When Does a Medical Only Claim Become a Lost Time Claim?

Posted by Veritas Administrators on May 31, 2023 1:19:37 PM
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Injuries are bound to happen in the workplace and cannot be prevented 100% of the time. However, it is important to understand the difference between a medical only and a lost time claim.

What is a medical only claim?

A medical only claim occurs when an injured employee receives treatment for an accepted work-related injury but is NOT losing any time from work or receiving reduced wages beyond the waiting period. A workers’ compensation waiting period consists of the number of days an employee must be off work before receiving wage-loss benefits. The waiting period differs from state to state, so be sure to check your state’s requirements. An accepted claim signifies the adjuster has decided that the injury was work-related, and the adjuster can move forward with medical management/approvals for the claim. The claim is denied if the injury is deemed to have taken place outside of the workplace or outside of the scope of employment. If the claim is denied, the adjuster must defend the claim and deny any request appropriately.


What are some examples of medical only claims?

There are different scenarios of medical only claims. It is important to note that an accepted work-related injury means that an event or exposure in the workplace either caused or contributed to the resulting condition or significantly aggravated a pre-existing injury or illness.

  1. An employee injured their knee while on the job. The employee goes to a provider for the knee injury and the claim is accepted. The doctor provides work restrictions outlining that the employee cannot lift, push, and/or pull any more than 10 pounds. The employer confirms that they can accommodate the light-duty restrictions without any break or change in work hours and/or wages.
  2. An injured employee sustains an accepted work injury and goes to the doctor one time for the alleged injury. The doctor does not give the employee any restrictions, nor is required to follow up for any additional treatment.
  3. An injured employee that has sustained a compensable work-related injury treats the injury for three months with physical therapy, doctor visits, and medication. The employer accommodates all restrictions without reduced hours or wages.
  4. An injured employee goes to a provider for an accepted work-related injury. The employee is recommended to stay off work for two days (the waiting period for jurisdiction is three days) and then return to work with restrictions. The claimant returns to work on day three with restrictions and continues to work.

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What is the difference between medical only and lost time claims?

Medical only claims are accepted claims, implying the employee is seeking medical treatment without changes in wages and/or hours. A lost time claim occurs when there are wages the claimant is entitled to beyond the waiting period. There are five identifiers for lost time claims, Temporary Partial Disability (reduced wages), Temporary Total Disability (complete lost wages), Permanent Impairment/ Permanent Partial Disability (typically a percentage of ‘Loss of Use’), and Permanent Total Disability when an injury prevents the claimant from returning to work permanently.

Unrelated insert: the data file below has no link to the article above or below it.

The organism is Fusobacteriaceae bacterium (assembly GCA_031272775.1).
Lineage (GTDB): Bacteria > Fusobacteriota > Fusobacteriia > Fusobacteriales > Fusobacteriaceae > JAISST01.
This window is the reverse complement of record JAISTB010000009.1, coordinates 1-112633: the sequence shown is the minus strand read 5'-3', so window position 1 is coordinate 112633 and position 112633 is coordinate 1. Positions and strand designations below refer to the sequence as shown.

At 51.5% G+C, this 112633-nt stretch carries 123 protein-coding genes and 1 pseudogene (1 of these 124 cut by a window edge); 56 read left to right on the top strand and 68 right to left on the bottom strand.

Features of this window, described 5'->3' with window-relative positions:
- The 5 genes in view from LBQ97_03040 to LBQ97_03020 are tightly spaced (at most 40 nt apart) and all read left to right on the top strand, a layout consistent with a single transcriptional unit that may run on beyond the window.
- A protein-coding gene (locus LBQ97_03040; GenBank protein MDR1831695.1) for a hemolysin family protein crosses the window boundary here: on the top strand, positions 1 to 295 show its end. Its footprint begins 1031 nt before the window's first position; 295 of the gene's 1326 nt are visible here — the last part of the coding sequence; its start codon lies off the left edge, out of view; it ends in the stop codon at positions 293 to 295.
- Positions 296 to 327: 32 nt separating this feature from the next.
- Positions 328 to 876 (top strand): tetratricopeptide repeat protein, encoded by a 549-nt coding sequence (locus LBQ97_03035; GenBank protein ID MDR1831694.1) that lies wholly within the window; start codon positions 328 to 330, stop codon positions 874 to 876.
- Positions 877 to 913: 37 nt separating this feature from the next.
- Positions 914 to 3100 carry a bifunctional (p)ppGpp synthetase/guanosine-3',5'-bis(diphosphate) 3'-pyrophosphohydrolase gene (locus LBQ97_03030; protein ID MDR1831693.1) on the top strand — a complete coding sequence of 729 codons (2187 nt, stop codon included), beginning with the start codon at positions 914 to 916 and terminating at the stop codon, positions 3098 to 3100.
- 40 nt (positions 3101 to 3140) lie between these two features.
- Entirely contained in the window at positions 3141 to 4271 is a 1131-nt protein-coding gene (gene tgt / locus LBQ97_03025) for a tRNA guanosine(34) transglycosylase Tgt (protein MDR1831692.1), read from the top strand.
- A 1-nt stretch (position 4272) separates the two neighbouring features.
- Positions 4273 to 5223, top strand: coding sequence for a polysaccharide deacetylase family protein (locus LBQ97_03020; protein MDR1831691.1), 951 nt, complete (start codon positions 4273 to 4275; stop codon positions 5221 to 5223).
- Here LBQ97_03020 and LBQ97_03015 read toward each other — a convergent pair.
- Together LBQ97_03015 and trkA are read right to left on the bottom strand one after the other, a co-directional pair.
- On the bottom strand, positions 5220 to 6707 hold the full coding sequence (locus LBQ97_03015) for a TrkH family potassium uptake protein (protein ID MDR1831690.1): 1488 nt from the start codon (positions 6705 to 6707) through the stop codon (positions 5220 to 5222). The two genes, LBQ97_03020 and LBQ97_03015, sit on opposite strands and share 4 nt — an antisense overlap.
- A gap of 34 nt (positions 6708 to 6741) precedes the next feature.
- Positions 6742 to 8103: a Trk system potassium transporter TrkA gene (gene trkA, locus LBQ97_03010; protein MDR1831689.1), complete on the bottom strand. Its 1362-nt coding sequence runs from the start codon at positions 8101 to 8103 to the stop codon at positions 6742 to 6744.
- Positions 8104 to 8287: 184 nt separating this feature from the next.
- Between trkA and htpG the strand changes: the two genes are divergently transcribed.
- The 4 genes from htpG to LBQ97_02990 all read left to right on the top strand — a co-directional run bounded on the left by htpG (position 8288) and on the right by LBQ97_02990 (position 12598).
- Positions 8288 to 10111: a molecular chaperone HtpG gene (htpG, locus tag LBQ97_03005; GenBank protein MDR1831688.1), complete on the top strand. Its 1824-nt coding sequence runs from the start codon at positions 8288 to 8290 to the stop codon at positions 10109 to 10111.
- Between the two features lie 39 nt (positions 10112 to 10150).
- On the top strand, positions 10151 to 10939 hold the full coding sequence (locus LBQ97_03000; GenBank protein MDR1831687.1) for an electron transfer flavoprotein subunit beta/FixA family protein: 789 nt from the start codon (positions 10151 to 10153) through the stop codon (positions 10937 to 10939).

There have been instances when a medical only claim becomes a lost time claim; however, the vice versa is not typically seen. The likelihood of a medical only claim becoming a lost time claim depends on the type of injury. If the employee undergoes conservative treatment and it is determined that they need increased treatment or increased restrictions, this could trigger reduced wages or complete lost wages. If this happens, the initial medical only claim now becomes a lost time claim.


What is covered by a medical only claim?

Every carrier has its own set of guidelines for treatments that can be covered under medical only claims. Some carriers consider any conservative treatment, such as six visits of physical therapy, x-rays, and 1 MRI to be medical only. If additional treatments are needed, the medical only claim could become a lost time claim, even if there are no reduced wages/loss of earnings. In some instances, carriers solely base medical only versus lost time on dollar limits or timeframe of treatment. If medical bills exceed $2,500.00, the claim becomes lost time, or they may state if the medical treatment exceeds six months, the claim becomes lost time. In this case, the carriers do not put limits on the type of treatment completed while coded as medical only.


What regulations surround a medical only claim and a lost time claim?

Currently, there are no regulations surrounding medical only handling, other than timeframes for review/approval of the treatment. For lost time claims, every state has its own specific guidelines for when a claim is due for lost time benefits and what the specific amounts are based on. Each state has its own website to outline the guidelines.

Handling workers’ compensation claims can be time-consuming and frustrating. There are many regulations and specifications to navigate and Veritas Administrators has a team of specialists with the industry knowledge and experience to navigate the challenges and provide top-notch service for the client.

To learn more about our ability to partner with you on your workers’ compensation claims, see our “Learn More” button, or feel free to request a phone call below.


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